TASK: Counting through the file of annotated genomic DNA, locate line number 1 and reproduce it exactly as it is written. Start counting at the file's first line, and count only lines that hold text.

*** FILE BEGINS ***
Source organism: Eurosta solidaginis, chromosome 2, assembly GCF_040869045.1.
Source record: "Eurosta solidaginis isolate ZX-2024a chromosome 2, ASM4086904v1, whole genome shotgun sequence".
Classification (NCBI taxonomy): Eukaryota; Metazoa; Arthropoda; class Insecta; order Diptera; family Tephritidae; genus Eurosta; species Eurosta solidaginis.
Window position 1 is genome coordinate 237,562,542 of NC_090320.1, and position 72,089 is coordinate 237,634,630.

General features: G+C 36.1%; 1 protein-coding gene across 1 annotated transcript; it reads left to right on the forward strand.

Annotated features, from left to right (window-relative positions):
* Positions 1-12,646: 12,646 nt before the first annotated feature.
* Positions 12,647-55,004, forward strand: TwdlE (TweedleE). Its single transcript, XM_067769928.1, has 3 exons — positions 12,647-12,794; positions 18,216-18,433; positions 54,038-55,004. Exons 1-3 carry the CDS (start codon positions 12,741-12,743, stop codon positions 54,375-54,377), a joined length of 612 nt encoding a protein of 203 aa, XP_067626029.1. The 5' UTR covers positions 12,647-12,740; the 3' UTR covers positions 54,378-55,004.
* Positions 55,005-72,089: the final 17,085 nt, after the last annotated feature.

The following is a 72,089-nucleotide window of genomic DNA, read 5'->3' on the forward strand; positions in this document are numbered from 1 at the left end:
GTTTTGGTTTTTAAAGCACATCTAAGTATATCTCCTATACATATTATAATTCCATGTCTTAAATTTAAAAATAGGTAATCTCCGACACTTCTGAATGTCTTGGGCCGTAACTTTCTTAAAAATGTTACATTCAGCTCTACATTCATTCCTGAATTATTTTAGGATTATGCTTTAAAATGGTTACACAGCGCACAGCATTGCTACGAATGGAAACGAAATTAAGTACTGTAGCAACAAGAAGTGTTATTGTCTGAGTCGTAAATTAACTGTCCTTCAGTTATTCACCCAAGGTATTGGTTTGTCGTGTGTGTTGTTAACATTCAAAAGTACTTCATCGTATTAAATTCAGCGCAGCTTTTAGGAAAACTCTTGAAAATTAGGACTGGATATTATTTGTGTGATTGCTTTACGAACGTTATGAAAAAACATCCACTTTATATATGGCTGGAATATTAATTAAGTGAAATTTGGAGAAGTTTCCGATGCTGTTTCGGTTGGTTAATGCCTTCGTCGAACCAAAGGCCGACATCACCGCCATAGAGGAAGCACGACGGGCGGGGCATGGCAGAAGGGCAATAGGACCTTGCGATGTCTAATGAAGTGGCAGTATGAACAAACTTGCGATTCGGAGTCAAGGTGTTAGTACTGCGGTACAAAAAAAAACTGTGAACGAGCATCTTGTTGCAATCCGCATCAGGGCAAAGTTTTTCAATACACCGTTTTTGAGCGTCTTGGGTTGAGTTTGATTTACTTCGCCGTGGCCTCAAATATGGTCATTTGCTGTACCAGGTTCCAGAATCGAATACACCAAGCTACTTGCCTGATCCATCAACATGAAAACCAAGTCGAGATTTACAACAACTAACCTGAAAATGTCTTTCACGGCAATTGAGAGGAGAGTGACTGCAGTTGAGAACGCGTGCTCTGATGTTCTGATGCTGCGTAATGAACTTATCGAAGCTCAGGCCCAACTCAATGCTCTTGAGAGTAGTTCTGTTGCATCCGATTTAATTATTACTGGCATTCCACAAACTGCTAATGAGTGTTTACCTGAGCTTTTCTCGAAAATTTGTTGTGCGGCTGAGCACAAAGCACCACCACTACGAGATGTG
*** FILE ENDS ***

Source organism: Eurosta solidaginis, chromosome 2, assembly GCF_040869045.1.